What ifs revisited…
My last year’s 15 Aug post formed the basis of a Forum article a few weeks ago. The big takeaway: we have spent a lot of time imagining our nation when there was nothing inevitable about the way things turned out, but we do have a republic that is up to us to shape.
This year, let’s have some quick fun with what ifs. What are the big ‘what if’ questions of the 20th century South Asia?
I have read enough Harry Turtledove to know that a great ‘what if’ event has to meet two tests.
• It has to be something that had a reasonable probability of actually happenning — there was a high probability that India could have lost the 1983 World Cup, there was not much probability that Bangladesh could have won the 2007 World Cup.
• It has to be something that truly could have changed major events — not really much would have happened if India hadn’t won the 1983 World Cup.
Implicit from the two is this corollary: questions like what if partition hadn’t happened? are meaningless. One has to ask why partition happened? If one believes it was a historical inevitability, then there is no event that could have happened that would have changed it. If one traces it to specific factors, then the questions are what if even X or Y had (or had not) happened?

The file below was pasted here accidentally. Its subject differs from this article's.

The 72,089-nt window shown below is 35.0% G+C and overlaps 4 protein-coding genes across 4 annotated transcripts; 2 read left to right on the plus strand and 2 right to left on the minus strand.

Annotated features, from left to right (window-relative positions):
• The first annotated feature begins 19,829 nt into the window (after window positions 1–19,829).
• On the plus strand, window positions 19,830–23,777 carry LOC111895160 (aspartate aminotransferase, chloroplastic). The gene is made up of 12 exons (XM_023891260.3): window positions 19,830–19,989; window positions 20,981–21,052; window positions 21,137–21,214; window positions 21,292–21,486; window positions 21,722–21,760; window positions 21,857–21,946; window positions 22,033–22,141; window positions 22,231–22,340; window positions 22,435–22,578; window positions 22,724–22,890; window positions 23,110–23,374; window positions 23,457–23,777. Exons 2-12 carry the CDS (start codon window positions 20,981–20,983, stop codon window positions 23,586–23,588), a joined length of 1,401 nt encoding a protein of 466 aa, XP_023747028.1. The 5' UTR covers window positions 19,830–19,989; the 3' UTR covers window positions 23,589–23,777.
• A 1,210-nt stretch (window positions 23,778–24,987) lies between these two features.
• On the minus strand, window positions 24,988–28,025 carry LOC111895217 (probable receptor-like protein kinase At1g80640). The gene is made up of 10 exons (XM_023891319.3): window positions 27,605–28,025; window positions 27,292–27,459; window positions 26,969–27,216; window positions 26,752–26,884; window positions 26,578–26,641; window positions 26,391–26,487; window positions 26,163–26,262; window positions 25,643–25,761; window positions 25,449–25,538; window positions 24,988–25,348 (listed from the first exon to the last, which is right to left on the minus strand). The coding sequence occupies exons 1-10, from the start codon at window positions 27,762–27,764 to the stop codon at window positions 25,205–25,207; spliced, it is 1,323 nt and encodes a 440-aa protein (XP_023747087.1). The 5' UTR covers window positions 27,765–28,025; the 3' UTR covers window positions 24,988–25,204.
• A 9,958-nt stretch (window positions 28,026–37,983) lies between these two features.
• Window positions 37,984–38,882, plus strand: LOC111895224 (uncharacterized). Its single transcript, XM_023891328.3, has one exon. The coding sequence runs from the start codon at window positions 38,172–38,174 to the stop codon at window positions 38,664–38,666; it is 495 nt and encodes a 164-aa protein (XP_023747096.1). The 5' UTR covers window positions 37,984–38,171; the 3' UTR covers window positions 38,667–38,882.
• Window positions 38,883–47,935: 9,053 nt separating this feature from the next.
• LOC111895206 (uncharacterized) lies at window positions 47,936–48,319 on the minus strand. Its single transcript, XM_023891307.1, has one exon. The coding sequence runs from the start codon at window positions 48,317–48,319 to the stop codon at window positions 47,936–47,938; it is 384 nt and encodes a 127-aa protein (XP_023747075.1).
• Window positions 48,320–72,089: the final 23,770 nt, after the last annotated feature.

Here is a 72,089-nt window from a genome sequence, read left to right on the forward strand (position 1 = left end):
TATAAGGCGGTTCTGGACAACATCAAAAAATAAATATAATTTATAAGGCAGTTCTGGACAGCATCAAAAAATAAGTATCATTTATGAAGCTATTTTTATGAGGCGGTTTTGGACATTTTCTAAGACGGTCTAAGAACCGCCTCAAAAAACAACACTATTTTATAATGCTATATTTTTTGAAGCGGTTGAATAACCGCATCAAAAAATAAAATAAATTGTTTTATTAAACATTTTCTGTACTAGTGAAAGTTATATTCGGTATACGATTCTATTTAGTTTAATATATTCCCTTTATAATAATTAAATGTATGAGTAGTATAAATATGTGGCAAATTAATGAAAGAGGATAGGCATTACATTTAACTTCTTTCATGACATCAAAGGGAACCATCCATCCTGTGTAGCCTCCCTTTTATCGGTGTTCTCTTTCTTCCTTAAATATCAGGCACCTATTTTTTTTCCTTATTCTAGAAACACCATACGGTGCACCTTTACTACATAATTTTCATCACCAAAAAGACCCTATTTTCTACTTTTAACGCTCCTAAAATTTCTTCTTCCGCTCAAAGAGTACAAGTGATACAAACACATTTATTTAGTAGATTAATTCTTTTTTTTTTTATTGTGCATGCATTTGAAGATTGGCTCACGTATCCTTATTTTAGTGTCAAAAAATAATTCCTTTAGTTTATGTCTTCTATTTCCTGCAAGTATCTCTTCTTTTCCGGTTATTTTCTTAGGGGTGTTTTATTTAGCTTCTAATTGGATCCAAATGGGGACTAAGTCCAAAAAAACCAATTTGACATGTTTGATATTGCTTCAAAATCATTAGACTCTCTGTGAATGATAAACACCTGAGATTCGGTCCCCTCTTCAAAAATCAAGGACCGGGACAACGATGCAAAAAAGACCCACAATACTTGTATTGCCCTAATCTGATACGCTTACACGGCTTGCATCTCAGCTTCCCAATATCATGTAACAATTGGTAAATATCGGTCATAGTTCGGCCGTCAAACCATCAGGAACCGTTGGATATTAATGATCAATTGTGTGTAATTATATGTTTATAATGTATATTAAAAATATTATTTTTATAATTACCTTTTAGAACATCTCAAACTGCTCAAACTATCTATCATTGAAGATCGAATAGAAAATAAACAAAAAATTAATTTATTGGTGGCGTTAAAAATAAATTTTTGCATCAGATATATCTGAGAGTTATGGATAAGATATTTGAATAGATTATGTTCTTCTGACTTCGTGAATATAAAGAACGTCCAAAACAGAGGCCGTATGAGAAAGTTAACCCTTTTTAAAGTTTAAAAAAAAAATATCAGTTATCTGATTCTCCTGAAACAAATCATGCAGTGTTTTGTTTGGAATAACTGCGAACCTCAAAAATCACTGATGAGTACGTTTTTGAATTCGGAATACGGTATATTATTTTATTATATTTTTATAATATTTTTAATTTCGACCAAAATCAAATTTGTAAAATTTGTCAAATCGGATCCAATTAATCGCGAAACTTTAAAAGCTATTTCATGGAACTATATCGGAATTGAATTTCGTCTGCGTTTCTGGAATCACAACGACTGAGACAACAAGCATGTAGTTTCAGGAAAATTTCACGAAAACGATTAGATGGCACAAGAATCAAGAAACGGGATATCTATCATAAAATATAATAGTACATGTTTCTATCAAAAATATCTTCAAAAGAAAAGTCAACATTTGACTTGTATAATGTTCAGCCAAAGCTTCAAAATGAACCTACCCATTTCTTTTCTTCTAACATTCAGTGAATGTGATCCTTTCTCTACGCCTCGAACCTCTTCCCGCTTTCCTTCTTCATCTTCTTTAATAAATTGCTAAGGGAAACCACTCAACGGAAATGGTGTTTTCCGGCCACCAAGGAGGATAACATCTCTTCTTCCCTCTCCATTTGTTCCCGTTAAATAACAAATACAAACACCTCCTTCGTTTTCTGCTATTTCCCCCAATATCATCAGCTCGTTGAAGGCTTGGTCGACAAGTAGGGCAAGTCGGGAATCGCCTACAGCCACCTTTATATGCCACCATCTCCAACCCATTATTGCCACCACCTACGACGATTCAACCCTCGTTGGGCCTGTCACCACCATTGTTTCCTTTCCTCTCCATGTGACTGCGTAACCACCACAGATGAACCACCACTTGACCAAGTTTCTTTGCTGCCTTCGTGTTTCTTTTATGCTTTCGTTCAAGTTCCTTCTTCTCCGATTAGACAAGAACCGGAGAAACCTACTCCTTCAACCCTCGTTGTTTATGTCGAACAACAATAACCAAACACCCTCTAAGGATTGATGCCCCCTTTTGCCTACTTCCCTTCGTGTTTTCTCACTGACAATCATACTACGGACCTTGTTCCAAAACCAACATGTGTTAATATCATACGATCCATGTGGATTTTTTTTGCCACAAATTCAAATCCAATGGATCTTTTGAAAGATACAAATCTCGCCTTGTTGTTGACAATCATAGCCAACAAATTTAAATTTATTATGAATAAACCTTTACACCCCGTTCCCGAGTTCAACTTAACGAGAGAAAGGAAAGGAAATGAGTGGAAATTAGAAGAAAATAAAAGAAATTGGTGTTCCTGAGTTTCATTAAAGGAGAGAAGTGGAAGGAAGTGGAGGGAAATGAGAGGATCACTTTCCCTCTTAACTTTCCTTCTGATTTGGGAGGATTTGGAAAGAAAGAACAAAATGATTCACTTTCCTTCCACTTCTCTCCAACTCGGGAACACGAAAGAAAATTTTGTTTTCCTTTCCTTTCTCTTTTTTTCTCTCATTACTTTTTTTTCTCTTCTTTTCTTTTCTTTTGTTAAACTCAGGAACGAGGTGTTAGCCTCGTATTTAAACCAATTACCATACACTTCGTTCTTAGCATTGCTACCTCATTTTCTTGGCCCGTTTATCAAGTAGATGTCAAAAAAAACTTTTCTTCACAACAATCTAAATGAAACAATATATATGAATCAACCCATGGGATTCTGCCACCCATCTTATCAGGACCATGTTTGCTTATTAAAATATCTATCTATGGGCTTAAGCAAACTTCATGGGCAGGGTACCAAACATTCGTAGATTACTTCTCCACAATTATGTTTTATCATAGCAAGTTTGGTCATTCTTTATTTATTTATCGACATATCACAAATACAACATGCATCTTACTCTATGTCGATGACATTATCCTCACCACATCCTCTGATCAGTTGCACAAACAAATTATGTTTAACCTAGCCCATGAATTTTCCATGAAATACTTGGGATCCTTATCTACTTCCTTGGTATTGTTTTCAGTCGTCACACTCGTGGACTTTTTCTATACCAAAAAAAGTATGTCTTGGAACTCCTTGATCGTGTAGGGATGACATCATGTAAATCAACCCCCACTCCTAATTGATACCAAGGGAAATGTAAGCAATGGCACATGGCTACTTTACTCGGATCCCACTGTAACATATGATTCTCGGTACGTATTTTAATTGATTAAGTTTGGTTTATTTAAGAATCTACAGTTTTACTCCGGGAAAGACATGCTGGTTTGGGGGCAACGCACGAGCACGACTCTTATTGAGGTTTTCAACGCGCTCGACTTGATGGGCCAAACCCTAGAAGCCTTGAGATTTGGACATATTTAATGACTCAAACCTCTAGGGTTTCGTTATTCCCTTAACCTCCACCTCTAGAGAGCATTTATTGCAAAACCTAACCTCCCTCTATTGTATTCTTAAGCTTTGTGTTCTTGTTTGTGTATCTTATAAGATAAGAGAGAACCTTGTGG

With this in mind, here are my picks, with possible outcomes in italics.
• Gandhi had not called off the non-coperation movement in the early 1920s? Partition of South Asia could have been avoided.
• Congress formed a coalition government with Fazlul Huq in Bengal in the late 1930s? Partition of Bengal could have been avoided.
• Pakistani tribesmen captured Srinagar before the Indian troops arrived in 1947? India could have ignored Pakistan.
• Morarji Desai became the Prime Minister of India in the 1960s? India could have avoided the Hindu rate of growth.
• Sheikh Mujibur Rahman was executed by the Pakistan Army in 1971? Maoists could have captured power in Bangladesh, exporting revolution to the neighbours.
• Rao-Singh reforms had not been introduced? India could have reverted to the Hindu rate of growth.
• India had not nuclearised in 1998? Pakistan could have continued proliferation without scrutiny, leading to all sorts of nasty events in the post 9-11 environment.
Well, fun as they may be to wonder about, none of these happened. At the time of partition, life expectancy at birth was around 37 years in our part of the world. That is, most of the real midnight’s children are long gone. I am sure the generation in this video will write a better future.